Twenty minutes later she was pulling into the same parking spot by the shop where she’d been the night before. She’d had all the way from Hawthorne to let nervousness build up in her – not that something awful would happen to her, like she’d been worried about the night before, but that this wasn’t going to work, that it was going to be a disaster. Well, if it was, she rationalized, there’s still the recruiter, and if this didn’t work tonight she could see him in the morning.

Oh, quit dithering, she thought. Get it over with.

Steeling up her courage, she got out of the Gremlin, and walked in the door she’d gone through the day before. “Ray, are you here?” she called.

“I’m in the back,” she heard him say. “Come on back.”

She walked on back through the shop, to find him working on an engine behind the pickup. “Weren’t you doing that yesterday?” she asked.

“Well, sort of,” he replied. “Not the same engine, at least, partly not.”

“OK,” she smiled. “You’ve got me confused, not that it takes very much to do that when it comes to cars.”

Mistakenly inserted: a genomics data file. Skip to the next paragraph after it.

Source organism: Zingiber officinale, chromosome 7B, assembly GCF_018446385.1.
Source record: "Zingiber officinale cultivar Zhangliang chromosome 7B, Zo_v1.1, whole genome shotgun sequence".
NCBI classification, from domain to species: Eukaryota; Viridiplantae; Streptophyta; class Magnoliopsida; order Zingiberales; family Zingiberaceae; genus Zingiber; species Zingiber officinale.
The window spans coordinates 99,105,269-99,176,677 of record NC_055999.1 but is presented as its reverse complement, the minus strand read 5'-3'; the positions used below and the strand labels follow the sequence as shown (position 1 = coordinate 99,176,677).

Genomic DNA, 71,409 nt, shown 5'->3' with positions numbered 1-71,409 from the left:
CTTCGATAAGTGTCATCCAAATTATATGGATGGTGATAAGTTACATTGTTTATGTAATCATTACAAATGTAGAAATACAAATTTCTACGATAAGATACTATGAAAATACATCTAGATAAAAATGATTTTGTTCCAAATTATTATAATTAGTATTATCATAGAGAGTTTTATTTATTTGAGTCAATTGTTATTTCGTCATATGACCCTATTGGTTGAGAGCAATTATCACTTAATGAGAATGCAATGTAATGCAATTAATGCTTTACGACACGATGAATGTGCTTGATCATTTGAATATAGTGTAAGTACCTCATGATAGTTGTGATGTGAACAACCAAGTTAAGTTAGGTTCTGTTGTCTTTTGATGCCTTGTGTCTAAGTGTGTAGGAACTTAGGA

“It’s a different engine,” he explained. “The one I was working on yesterday was for my Modified. This is a deal that we only picked up last night. The guy had the engine with another shop all winter and they didn’t touch it, so now he wants it yesterday. It needs a new block and stuff, all bottom end. To save time, I’m giving him the bottom end out of the engine I was working on, and I’ll use his replacement parts for my engine when they get here. That means I only have to move the heads and other top end stuff from his engine to mine.”

“I guess,” she replied uncertainly. “I don’t have a clue what you’re talking about. This is a race car engine, right?”

“Yeah, out of a Late Model. That’s a real bad term, but it’s the name that’s most used so we have to live with it. Let’s just say that it’s the fastest class of car that races locally.”